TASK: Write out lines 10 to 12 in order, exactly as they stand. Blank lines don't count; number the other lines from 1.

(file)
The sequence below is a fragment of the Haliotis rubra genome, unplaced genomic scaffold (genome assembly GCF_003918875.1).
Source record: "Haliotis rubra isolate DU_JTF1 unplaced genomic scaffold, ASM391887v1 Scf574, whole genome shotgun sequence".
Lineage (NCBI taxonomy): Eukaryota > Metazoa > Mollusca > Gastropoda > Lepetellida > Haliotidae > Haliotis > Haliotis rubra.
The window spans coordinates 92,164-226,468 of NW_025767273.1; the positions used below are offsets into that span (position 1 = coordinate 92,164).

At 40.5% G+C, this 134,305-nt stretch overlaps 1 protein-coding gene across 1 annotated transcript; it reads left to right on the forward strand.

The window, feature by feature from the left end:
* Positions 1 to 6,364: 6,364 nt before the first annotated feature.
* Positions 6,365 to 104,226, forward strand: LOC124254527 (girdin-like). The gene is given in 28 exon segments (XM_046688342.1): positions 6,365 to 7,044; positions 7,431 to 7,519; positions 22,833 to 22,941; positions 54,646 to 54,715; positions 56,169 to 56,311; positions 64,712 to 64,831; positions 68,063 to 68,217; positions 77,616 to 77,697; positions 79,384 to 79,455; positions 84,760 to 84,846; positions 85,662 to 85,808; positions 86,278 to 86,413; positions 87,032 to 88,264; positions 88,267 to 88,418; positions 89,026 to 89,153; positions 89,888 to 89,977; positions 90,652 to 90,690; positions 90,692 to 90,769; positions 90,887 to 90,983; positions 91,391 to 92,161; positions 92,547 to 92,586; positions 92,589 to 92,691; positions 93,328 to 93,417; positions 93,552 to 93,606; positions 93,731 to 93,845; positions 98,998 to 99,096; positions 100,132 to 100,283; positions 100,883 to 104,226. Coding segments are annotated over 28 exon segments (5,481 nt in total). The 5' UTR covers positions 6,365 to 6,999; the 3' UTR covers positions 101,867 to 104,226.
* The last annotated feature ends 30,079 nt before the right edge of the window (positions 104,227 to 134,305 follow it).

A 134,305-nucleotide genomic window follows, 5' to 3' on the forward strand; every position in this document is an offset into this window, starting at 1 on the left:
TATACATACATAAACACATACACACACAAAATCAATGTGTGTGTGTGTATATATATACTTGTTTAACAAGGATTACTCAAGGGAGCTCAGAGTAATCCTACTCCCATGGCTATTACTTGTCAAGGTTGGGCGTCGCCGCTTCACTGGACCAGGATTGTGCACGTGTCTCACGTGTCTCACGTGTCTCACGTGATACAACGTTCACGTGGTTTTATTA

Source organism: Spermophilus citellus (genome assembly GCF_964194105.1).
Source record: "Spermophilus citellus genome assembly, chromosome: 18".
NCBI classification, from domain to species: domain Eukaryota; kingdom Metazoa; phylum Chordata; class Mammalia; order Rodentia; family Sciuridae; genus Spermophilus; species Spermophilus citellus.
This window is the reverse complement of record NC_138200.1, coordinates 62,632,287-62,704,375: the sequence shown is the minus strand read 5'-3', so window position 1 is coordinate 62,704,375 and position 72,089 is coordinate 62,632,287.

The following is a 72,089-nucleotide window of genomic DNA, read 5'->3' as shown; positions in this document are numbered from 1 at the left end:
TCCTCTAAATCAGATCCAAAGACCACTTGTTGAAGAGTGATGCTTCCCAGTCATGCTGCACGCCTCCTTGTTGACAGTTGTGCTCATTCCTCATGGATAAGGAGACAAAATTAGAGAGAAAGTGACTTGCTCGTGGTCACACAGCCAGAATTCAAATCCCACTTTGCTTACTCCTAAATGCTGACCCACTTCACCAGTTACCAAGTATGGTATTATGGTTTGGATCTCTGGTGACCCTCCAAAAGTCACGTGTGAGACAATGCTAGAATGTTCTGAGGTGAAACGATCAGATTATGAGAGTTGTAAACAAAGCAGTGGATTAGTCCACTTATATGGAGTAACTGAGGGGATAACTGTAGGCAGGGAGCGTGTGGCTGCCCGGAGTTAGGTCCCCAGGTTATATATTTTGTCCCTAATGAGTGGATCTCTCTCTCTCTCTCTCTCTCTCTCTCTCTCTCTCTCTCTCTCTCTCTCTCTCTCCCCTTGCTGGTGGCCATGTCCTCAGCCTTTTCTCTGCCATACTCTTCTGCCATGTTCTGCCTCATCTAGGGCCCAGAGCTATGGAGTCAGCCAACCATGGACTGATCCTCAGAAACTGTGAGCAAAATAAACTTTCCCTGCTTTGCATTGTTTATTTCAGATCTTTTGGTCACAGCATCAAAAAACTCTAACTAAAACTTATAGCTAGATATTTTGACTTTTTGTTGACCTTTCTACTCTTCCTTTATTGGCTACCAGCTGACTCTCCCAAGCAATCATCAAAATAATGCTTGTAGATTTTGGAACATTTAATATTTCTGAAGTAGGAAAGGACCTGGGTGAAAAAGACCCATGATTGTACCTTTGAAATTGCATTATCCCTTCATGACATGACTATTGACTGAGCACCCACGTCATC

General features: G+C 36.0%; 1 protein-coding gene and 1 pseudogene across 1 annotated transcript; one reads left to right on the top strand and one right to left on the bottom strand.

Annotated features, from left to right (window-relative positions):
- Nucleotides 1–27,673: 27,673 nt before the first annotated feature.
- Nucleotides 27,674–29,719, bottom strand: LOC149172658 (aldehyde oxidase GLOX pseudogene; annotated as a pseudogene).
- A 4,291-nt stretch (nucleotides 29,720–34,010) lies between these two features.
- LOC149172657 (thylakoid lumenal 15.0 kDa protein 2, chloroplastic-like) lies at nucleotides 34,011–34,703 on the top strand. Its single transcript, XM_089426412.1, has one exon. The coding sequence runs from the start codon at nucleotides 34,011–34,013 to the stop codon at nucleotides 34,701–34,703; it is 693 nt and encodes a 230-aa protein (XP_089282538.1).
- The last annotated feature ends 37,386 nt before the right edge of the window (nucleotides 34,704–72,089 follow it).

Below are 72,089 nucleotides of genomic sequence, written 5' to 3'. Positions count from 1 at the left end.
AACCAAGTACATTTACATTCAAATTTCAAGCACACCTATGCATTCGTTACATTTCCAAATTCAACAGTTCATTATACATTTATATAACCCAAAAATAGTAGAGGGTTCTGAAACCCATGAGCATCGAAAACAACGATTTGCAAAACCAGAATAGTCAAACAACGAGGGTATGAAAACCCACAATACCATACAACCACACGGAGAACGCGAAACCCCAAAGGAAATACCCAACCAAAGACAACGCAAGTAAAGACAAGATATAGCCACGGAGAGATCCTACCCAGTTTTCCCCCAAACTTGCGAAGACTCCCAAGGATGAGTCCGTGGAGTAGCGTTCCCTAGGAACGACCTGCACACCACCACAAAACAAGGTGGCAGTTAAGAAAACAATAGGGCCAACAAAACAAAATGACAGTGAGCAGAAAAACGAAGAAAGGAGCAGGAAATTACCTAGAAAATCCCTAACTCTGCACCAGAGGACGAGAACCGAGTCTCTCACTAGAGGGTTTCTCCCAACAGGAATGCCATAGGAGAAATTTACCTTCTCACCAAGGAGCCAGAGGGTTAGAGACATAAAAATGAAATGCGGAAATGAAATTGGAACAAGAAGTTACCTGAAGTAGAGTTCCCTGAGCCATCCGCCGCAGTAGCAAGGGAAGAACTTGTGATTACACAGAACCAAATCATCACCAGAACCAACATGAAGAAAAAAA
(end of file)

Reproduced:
A 134,305-nucleotide genomic window follows, 5' to 3' on the forward strand; every position in this document is an offset into this window, starting at 1 on the left:
TATACATACATAAACACATACACACACAAAATCAATGTGTGTGTGTGTATATATATACTTGTTTAACAAGGATTACTCAAGGGAGCTCAGAGTAATCCTACTCCCATGGCTATTACTTGTCAAGGTTGGGCGTCGCCGCTTCACTGGACCAGGATTGTGCACGTGTCTCACGTGTCTCACGTGTCTCACGTGATACAACGTTCACGTGGTTTTATTA

Source organism: Spermophilus citellus (genome assembly GCF_964194105.1).